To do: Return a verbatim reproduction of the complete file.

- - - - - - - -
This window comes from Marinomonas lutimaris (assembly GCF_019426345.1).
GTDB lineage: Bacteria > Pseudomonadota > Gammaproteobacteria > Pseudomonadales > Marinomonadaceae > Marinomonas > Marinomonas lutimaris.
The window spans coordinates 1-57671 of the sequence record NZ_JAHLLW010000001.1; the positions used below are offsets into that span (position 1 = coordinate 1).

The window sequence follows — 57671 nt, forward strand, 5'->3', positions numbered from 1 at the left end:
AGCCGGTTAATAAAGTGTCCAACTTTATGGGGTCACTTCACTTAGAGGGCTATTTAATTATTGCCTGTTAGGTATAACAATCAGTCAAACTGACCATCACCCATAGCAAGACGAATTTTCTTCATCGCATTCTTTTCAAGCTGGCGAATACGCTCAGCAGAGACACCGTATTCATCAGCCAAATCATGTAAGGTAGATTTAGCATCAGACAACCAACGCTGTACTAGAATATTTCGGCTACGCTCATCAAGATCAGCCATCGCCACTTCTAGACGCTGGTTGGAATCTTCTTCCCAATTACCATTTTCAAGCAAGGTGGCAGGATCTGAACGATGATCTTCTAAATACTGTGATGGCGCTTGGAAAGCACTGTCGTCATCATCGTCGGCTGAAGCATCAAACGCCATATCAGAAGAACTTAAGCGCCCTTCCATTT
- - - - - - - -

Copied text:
This window comes from Marinomonas lutimaris (assembly GCF_019426345.1).
GTDB lineage: Bacteria > Pseudomonadota > Gammaproteobacteria > Pseudomonadales > Marinomonadaceae > Marinomonas > Marinomonas lutimaris.
The window spans coordinates 1-57671 of the sequence record NZ_JAHLLW010000001.1; the positions used below are offsets into that span (position 1 = coordinate 1).

The window sequence follows — 57671 nt, forward strand, 5'->3', positions numbered from 1 at the left end:
AGCCGGTTAATAAAGTGTCCAACTTTATGGGGTCACTTCACTTAGAGGGCTATTTAATTATTGCCTGTTAGGTATAACAATCAGTCAAACTGACCATCACCCATAGCAAGACGAATTTTCTTCATCGCATTCTTTTCAAGCTGGCGAATACGCTCAGCAGAGACACCGTATTCATCAGCCAAATCATGTAAGGTAGATTTAGCATCAGACAACCAACGCTGTACTAGAATATTTCGGCTACGCTCATCAAGATCAGCCATCGCCACTTCTAGACGCTGGTTGGAATCTTCTTCCCAATTACCATTTTCAAGCAAGGTGGCAGGATCTGAACGATGATCTTCTAAATACTGTGATGGCGCTTGGAAAGCACTGTCGTCATCATCGTCGGCTGAAGCATCAAACGCCATATCAGAAGAACTTAAGCGCCCTTCCATTT